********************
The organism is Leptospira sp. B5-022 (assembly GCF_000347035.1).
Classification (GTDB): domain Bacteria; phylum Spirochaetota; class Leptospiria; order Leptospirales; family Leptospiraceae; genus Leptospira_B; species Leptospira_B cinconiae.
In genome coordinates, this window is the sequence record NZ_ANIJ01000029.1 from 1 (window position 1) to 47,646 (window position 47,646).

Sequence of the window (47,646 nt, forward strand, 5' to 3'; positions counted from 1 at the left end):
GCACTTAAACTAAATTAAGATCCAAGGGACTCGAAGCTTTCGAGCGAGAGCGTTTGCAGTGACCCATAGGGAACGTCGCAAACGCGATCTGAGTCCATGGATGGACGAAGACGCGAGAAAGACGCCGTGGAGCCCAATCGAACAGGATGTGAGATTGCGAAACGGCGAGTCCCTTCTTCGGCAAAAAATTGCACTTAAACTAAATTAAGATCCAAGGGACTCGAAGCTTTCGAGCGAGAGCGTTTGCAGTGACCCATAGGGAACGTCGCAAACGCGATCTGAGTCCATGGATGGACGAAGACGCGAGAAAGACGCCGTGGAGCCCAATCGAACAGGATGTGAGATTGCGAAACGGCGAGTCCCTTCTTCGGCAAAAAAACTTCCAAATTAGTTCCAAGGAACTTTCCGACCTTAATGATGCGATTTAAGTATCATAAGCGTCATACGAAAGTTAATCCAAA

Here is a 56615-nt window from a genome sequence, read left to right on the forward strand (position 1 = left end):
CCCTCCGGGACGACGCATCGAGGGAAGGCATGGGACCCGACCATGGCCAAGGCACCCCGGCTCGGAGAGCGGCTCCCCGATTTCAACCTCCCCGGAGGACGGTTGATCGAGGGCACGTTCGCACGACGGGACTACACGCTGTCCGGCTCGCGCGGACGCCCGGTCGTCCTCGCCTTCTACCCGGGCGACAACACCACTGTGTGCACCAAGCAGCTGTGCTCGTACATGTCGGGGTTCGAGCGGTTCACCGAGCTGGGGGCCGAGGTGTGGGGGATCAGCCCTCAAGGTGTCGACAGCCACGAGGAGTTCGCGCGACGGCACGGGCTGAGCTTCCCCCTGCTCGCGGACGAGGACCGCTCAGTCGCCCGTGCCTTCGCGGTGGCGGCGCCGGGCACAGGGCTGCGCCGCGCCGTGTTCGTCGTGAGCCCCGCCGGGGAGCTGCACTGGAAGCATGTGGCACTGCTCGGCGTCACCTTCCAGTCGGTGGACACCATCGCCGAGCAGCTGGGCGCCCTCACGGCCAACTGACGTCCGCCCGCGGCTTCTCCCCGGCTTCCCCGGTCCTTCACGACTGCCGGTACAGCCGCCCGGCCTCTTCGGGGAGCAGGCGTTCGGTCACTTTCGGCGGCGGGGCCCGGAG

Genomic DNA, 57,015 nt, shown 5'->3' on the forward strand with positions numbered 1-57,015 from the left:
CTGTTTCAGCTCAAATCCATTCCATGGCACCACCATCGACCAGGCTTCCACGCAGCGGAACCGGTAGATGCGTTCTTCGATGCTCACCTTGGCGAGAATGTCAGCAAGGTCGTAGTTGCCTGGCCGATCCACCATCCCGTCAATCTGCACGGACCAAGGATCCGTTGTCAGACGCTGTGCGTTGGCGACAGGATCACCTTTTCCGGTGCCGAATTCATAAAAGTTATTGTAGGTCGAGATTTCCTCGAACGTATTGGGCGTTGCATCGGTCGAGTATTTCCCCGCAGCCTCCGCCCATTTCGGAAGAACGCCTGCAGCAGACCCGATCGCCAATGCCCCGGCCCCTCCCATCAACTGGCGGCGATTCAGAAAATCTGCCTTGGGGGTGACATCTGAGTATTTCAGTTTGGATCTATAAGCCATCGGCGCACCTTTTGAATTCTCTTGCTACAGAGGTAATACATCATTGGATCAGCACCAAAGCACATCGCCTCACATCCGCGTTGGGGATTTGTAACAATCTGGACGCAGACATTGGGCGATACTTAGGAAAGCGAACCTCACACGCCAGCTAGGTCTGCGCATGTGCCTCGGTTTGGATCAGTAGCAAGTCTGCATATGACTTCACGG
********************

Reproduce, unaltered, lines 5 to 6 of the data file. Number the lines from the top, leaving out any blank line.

GCACTTAAACTAAATTAAGATCCAAGGGACTCGAAGCTTTCGAGCGAGAGCGTTTGCAGTGACCCATAGGGAACGTCGCAAACGCGATCTGAGTCCATGGATGGACGAAGACGCGAGAAAGACGCCGTGGAGCCCAATCGAACAGGATGTGAGATTGCGAAACGGCGAGTCCCTTCTTCGGCAAAAAATTGCACTTAAACTAAATTAAGATCCAAGGGACTCGAAGCTTTCGAGCGAGAGCGTTTGCAGTGACCCATAGGGAACGTCGCAAACGCGATCTGAGTCCATGGATGGACGAAGACGCGAGAAAGACGCCGTGGAGCCCAATCGAACAGGATGTGAGATTGCGAAACGGCGAGTCCCTTCTTCGGCAAAAAAACTTCCAAATTAGTTCCAAGGAACTTTCCGACCTTAATGATGCGATTTAAGTATCATAAGCGTCATACGAAAGTTAATCCAAA

Here is a 56615-nt window from a genome sequence, read left to right on the forward strand (position 1 = left end):